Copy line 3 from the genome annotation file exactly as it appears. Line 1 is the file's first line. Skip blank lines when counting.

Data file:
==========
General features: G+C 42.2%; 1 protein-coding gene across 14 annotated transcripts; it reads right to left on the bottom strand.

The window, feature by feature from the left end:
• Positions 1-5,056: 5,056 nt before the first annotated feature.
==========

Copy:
• Positions 1-5,056: 5,056 nt before the first annotated feature.